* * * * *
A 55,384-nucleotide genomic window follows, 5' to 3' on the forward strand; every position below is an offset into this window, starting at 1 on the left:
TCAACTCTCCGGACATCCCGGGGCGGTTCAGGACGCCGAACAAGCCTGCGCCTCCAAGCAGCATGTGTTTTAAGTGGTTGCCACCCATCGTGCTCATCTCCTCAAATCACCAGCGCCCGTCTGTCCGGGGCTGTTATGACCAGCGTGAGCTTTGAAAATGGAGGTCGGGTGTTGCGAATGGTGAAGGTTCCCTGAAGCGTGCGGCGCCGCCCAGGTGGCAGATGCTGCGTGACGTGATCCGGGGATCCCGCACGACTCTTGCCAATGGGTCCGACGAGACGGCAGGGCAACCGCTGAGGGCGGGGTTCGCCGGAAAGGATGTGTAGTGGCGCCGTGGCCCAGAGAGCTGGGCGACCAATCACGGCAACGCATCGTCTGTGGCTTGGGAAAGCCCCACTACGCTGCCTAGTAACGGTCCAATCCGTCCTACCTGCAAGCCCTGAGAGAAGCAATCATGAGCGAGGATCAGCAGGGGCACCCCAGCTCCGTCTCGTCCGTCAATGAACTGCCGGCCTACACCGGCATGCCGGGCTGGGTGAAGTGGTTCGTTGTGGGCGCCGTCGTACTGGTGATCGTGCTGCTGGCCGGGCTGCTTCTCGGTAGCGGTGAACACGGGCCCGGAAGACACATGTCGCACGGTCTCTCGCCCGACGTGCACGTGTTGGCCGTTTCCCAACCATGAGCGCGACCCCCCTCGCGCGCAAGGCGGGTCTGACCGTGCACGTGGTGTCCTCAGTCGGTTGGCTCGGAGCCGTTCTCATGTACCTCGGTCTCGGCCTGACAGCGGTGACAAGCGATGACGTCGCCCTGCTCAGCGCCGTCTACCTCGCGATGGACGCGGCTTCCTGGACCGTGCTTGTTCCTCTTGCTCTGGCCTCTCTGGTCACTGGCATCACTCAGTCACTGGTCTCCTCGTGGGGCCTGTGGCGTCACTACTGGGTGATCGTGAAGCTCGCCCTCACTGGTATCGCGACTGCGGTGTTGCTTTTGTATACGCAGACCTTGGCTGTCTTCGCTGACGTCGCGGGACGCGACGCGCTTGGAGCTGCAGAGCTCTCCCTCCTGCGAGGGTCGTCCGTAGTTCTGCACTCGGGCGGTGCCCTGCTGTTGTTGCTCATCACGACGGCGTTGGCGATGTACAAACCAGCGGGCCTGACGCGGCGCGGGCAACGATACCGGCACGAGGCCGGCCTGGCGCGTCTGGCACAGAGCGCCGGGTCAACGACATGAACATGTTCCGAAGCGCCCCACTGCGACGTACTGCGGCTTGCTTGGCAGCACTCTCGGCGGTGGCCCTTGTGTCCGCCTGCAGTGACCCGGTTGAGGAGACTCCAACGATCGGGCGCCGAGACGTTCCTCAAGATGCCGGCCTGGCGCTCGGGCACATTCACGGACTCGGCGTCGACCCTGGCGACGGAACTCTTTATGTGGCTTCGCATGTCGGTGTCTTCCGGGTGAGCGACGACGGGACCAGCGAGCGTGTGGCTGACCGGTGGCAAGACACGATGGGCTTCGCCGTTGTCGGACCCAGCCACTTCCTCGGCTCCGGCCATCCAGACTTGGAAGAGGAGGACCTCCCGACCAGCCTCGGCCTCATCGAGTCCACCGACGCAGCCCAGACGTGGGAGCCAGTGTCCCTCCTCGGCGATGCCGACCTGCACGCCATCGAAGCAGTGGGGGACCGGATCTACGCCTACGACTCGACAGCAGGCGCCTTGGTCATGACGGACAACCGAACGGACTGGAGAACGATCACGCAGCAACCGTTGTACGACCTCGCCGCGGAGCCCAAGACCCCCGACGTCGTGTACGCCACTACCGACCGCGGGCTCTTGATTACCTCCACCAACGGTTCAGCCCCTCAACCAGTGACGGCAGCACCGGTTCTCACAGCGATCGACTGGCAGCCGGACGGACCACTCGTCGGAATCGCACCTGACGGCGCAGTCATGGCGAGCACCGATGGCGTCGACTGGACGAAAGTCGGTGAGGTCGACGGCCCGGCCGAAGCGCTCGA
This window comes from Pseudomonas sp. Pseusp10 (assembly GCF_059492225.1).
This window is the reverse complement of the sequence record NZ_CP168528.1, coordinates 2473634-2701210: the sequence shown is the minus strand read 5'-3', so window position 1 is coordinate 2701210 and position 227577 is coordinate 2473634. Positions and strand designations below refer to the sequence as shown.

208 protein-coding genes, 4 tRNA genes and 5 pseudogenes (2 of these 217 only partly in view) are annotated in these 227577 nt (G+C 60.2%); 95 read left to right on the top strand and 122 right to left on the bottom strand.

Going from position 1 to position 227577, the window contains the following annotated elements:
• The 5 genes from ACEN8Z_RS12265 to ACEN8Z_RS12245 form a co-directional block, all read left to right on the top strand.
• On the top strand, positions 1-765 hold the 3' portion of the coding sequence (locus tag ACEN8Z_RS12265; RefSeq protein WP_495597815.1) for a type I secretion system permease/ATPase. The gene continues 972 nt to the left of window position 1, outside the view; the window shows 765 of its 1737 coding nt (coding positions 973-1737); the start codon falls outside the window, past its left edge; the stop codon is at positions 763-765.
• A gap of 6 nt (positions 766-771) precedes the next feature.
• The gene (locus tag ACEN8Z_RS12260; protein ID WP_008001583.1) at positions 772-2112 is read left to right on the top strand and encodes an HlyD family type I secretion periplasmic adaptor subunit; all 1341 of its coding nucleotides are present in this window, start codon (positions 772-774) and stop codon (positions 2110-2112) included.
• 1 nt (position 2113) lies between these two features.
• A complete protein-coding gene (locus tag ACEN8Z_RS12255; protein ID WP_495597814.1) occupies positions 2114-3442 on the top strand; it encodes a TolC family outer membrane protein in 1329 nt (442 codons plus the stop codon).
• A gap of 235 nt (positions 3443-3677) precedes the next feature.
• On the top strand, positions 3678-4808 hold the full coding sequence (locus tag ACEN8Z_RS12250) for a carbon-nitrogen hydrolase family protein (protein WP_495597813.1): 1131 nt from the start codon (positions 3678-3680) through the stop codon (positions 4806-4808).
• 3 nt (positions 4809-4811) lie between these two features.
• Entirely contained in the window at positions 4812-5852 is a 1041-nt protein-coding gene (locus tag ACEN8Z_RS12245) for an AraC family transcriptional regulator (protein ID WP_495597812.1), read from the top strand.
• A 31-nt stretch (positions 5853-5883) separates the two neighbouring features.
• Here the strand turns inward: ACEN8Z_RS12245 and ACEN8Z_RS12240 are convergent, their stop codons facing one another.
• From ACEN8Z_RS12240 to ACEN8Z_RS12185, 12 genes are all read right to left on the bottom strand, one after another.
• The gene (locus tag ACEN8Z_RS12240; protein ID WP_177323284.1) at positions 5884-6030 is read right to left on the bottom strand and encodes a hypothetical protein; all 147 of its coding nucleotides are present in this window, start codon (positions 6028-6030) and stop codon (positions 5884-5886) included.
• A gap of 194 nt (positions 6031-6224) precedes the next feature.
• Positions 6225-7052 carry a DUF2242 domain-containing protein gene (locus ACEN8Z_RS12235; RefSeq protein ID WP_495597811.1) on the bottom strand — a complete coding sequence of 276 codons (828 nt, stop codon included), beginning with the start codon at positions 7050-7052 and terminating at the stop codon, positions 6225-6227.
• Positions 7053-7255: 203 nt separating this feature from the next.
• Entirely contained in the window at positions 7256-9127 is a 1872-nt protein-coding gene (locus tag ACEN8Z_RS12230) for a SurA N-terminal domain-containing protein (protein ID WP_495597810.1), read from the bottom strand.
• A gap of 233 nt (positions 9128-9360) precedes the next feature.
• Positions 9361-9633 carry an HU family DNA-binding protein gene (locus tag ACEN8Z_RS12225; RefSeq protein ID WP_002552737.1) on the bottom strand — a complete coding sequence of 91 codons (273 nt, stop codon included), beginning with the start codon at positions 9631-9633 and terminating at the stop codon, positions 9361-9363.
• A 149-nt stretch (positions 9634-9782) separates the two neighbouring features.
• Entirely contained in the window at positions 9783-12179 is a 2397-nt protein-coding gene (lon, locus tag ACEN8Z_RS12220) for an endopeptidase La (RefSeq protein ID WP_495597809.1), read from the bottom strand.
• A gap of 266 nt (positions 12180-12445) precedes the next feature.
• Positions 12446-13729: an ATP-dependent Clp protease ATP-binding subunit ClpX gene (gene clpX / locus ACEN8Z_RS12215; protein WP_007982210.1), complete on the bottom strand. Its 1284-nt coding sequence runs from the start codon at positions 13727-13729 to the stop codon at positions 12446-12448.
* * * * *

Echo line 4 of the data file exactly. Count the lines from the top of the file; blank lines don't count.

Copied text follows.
This window is the reverse complement of the sequence record NZ_CP168528.1, coordinates 2473634-2701210: the sequence shown is the minus strand read 5'-3', so window position 1 is coordinate 2701210 and position 227577 is coordinate 2473634. Positions and strand designations below refer to the sequence as shown.